“The Nine. Inside the Secret World of the Supreme Court” by Jeffrey Toobin, 411 pp., Anchor Paperback, 2008. Supreme Court nomination hearings have become a game of charades. The senators preen and pontificate and the nominees are evasive and disingenuous. When nominee Sonia Sotomayor was grilled recently, a senator asked: “Can you be objective?” Sure, she said, in an appeasing way. But she should have replied: “As objective as Chief Justice Roberts and Justices Scalia, Kennedy, Thomas and Alito.” Such an answer, while true, would not have been politic. But the Reactionary Five is hardly objective. It is as partisan as any politician. Roberts, in his nomination hearing, said “judges are not politicians” but simply umpires. Malarkey. Judge Learned Hand, one of America’s best jurists, who never served on the Supreme Court, observed: “It is the way of judges to disguise what they are doing and impute to it a derivative far more imperative than their personal preferences, which are all that lie behind their decisions.” And Chief Justice Hughes told a young Justice Douglas when he joined the court: “At the constitutional level where we work, 90 percent of any decision is emotional. The rationale part of us supplies the reasons for supporting our predilections.” After the egregious Bush v. Gore decision in 2000, former Justice Souter called the majority opinion what it was: crudely partisan. The Toobin look, an inside look at the Supreme Court, tells similar truths “The Brethren” did. Written by Bob Woodward and Scott Armstrong 20 years ago, “The Brethren” described Chief Justice Burger as the “pompous, egomaniacal and bumbler” he was. Toobin’s frankness is in the same vein. He writes: • Former Justice O’Connor, no radical, called G.W. Bush “arrogant, lawless, incompetent and extreme.” • Justice Kennedy has “a weakness for high-flown, sometimes meaningless rhetoric.” • Justice Stevens is “dignified, clear-headed … his eloquence honors the court.” • Justice Scalia displays juvenile impetulance, calling people idiots when they disagree with his originalist view of the Constitution.” • Justice Thomas, a “white black,” is so retrograde that just one of his first 40 clerks was black. “Men in Black, How the Supreme Court Is Destroying America,” by Mark Levin, 208 pp., Regnery, 2005. Any book with an introduction by Rush Limbaugh is a bad book. Levin approvingly quotes Bill Buckley as saying that sodomy should be outlawed because it violates the moral principles of America. He approvingly quotes conservative guru Milton Friedman saying, “Economic freedom is an indispensable means toward the achievement of political freedom.” Limbaugh, buffoon of the Right, defers to the masses. He declares that the Supreme Court “is disenfranchising the will of the people.” But the people are often asses or they wouldn’t elect so many cretins. Limbaugh and Levin ignore the court’s key role: to strike down the tyranny of the majority. Many Americans, wedded to the status quo, will never understand a justice like Louis Brandeis who urged “legal justice to conform to our contemporary notions of social justice.” Or, as his partner in dissent, Justice Holmes, put it: the law must respond to the “felt necessities of the time.” The Roberts court rarely responds to such necessities. Yet Levin still sees the Supreme Court as drifting to the Left. Edwin Meese, former attorney general, writes an afterward endorsing such absurdity. Meese says the court is the “driving force for social engineering.” No, it’s a driving force for reaction. “The Supreme Court and the American Elite, 1789-2008,” by Lucas Powe, 350 pp., Harvard Press, 2009. Powe is a frightful conservative, putting property over people. He is on the side of capitalism in its efforts to exploit labor. He calls the Justice Blackmun opinion in Roe “the worst of the 20th century,” ungrounded in the text of the Constitution. On the contrary, it was one of the best decisions the court ever made. It liberated women. Powe gives Brandeis the back of his hand. He quotes Chief Justice Hughes calling him a nightmare. No. Brandeis was the greatest of the 111 justices. But Powe is right about one thing: The law of the land changes as the members of the court change. That change is often for the worse, as the Roberts court shows. Witness what happened on gun control. Judges and scholars agreed that the Second Amendment granted the right to bear arms to militias, not the people. Conservative luminaries called any other interpretation of the amendment ridiculous. Yet the Five Horsemen of Reaction last year struck down a District of Columbia gun control law, calling it a violation of the Second Amendment. It does indeed matter who is elected president.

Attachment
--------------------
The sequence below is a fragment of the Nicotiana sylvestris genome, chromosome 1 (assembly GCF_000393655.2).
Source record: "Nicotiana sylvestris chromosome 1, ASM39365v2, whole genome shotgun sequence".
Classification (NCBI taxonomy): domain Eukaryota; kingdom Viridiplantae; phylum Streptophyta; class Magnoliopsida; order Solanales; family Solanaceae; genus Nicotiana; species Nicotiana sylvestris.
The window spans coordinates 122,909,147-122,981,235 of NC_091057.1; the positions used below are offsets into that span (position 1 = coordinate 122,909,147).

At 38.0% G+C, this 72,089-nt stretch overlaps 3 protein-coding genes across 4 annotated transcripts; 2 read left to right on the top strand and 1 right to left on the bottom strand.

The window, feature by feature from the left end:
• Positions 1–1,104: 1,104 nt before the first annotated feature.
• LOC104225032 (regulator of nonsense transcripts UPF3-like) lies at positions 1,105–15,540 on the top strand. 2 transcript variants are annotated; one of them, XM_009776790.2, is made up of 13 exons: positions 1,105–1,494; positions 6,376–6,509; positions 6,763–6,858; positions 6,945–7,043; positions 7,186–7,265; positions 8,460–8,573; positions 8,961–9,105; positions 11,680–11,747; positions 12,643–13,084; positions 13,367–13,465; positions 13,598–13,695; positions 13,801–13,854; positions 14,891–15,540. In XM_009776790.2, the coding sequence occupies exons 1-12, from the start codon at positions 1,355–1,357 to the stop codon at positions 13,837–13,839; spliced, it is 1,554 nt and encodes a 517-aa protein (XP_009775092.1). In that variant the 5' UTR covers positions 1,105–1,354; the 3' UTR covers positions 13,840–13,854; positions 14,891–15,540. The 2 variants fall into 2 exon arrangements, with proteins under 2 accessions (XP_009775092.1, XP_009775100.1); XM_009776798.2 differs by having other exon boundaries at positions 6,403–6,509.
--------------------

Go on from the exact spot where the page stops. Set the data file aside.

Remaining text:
Jake Highton teaches journalism at the University of Nevada, Reno.